Zhang and the structural biology team at Pittsburgh found that when exposed to high concentrations of salt, the protein building blocks assemble into tubes made only of hexagons.

From further experiments they found that certain regions of the proteins interact with one another in a way that is "critical for capsid assembly and stability, and for viral infectivity," they note.

They then managed to get a rough idea of the overall shape of the capsid by taking cryo-electron tomographs of it sliced into sections.

From these results, and their own simulations of how the hexamers and pentamers might interact, Schulten and Perilla carried out a series of large-scale computer simulations.

Schulten says that they could only match the 64-million-atom capsid structure to the "diverse" experimental data using a unique approach they developed themselves that they call "molecular dynamic flexible fitting".

"You basically simulate the physical characteristics and behavior of large biological molecules but you also incorporate the data into the simulation so that the model actually drives itself toward agreement with the data," he explains.

With these techniques the researchers found that the HIV protein shell comprises 216 hexagons and 12 pentagons arranged in the way the experimental data suggested.

The proteins in the hexagons and pentagons were identical but the angles through which they attached to each other were different among different regions of the structure.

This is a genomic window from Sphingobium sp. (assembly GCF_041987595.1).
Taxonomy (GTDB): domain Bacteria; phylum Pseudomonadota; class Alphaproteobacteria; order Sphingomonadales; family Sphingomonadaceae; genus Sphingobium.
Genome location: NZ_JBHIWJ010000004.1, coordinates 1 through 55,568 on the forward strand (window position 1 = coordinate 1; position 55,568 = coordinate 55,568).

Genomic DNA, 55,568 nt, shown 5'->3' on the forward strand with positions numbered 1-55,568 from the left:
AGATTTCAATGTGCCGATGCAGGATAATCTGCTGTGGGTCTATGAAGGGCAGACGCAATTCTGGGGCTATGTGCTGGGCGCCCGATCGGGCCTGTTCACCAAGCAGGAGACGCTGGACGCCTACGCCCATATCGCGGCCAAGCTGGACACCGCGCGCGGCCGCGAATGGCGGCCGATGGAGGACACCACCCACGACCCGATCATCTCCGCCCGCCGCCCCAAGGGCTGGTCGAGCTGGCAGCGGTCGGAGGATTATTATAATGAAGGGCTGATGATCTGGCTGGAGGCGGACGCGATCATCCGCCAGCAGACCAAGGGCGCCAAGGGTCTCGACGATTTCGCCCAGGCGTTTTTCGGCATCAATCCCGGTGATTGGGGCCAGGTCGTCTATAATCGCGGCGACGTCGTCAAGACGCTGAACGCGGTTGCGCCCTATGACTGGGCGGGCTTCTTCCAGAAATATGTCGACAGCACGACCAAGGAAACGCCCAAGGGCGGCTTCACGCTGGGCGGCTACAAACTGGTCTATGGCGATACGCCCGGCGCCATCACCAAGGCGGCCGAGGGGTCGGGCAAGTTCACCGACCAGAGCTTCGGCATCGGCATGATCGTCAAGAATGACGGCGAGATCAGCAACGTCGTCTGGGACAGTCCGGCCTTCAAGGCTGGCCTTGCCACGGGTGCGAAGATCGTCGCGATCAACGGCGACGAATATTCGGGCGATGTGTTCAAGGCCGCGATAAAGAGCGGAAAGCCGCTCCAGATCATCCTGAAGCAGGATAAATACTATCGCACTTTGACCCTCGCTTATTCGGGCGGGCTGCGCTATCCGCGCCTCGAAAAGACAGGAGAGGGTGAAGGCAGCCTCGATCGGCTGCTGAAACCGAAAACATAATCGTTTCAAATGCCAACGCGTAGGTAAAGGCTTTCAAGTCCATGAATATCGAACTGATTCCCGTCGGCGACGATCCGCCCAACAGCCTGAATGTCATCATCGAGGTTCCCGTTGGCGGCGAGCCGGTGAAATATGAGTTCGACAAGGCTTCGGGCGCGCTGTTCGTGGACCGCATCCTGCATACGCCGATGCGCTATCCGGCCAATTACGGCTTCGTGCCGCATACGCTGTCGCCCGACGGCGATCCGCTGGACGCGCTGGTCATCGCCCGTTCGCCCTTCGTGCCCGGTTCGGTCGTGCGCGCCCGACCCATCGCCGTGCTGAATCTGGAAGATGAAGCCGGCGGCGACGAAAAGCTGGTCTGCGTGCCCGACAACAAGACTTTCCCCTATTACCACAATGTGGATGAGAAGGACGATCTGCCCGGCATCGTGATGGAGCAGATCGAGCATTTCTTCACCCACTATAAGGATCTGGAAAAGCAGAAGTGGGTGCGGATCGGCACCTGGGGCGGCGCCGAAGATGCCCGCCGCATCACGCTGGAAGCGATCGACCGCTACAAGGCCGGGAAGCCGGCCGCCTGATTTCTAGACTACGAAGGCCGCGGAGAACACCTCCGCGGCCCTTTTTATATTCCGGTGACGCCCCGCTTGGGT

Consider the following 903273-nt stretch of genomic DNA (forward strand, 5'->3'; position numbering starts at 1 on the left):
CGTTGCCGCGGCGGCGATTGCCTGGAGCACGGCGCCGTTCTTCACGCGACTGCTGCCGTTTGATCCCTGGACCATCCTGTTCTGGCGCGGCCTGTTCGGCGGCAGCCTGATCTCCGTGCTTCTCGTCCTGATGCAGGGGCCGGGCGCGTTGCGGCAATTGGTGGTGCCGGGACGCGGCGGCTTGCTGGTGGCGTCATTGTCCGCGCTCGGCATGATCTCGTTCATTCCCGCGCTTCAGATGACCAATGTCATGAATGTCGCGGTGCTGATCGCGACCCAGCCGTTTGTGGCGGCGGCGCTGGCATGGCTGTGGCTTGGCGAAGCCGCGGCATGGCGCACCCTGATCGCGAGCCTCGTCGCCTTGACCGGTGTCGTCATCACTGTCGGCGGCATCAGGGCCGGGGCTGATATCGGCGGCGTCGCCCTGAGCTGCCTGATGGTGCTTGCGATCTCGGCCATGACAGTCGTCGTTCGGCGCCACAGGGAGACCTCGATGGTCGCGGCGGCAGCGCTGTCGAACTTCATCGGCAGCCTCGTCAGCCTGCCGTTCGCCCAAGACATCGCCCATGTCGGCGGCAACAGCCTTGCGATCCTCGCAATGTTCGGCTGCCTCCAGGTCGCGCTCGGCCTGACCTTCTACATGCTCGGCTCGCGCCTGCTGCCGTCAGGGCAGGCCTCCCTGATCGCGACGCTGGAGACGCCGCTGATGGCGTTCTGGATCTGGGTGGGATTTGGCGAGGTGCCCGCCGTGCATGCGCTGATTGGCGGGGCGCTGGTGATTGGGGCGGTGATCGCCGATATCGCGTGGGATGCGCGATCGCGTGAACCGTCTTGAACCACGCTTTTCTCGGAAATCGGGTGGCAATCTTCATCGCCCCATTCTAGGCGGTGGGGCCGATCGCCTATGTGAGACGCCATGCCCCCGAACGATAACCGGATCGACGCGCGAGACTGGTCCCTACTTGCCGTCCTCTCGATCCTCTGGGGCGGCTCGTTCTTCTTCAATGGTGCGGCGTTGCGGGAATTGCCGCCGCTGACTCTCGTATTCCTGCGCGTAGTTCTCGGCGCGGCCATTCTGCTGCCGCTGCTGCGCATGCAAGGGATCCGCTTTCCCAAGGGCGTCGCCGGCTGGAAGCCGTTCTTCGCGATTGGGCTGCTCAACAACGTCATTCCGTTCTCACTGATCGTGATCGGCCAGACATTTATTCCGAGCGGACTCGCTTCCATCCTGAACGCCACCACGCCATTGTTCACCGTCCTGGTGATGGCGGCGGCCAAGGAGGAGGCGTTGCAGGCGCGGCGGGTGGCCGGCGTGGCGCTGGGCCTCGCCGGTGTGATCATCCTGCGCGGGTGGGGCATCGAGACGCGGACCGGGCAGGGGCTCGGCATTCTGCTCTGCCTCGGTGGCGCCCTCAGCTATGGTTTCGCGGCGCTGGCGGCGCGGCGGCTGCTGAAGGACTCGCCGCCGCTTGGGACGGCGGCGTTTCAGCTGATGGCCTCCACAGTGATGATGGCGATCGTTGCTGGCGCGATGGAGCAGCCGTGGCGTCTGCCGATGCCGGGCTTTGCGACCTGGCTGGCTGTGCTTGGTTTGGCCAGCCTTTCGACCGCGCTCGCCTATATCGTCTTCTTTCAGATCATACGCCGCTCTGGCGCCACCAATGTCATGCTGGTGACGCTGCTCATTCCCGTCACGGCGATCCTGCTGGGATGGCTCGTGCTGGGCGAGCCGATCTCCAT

Schulten says this is what puzzled them: such a protein would have to be inherently flexible to form such a varied structure.

By having pentagons as well as hexagons, the capsid can form a closed structure, explain the researchers, describing the property the pentagons bring as "induced acute surface curvature". (A quick look at the structure of fullerenes, or even soccer balls for that matter, and you get an idea of what they are talking about).

Schulten says that knowing more about the detailed structure of the HIV capsid will help researchers understand how it functions, and this helps drug developers work out how to disrupt those functions.

He explains how the HIV capsid has to perform two opposing functions. It has to remain intact to protect its genetic material, but it also has to be able to release it in a timely manner once inside the host cell so it can replicate.

"That has to happen with really good timing - too quick is not good, too slow is not good. And this is a moment when you can throw a wrench into the system," says Schulten.

"The timing of the opening of the capsid is essential for the degree of virulence of the virus. This is where we could perhaps best interfere with HIV infection," he adds.

Funds for the study came from the National Institute of General Medical Sciences at the National Institutes of Health and the National Science Foundation, which also funds the Blue Waters supercomputer.

Earlier this year, scientists in the UK developed a vaccine against foot and mouth disease that uses a synthetic virus capsid to provoke an immune response.

To determine the structure of that virus shell, and identify mutations that would improve it, they used Diamond Light Source, the UK's national synchrotron facility.